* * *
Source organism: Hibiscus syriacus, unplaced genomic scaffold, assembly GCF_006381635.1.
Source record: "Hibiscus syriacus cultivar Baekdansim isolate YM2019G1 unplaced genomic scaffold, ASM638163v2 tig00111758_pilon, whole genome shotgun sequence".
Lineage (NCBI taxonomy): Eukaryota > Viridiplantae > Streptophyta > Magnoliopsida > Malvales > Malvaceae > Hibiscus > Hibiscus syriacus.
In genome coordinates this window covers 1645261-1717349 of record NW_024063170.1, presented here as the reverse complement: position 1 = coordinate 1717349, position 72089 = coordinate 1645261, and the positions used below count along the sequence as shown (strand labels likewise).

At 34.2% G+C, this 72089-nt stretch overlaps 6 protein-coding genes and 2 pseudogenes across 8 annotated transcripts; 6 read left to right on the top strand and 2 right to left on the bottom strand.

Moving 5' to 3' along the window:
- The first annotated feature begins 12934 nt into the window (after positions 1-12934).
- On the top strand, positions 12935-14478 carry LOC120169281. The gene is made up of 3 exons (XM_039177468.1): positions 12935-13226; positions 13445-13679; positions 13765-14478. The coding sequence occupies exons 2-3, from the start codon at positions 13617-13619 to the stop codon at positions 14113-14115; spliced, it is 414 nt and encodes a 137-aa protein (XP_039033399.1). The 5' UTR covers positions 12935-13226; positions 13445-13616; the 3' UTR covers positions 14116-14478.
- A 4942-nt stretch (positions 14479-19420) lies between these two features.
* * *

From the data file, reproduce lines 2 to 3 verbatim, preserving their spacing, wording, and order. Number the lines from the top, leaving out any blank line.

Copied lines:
Source record: "Hibiscus syriacus cultivar Baekdansim isolate YM2019G1 unplaced genomic scaffold, ASM638163v2 tig00111758_pilon, whole genome shotgun sequence".
Lineage (NCBI taxonomy): Eukaryota > Viridiplantae > Streptophyta > Magnoliopsida > Malvales > Malvaceae > Hibiscus > Hibiscus syriacus.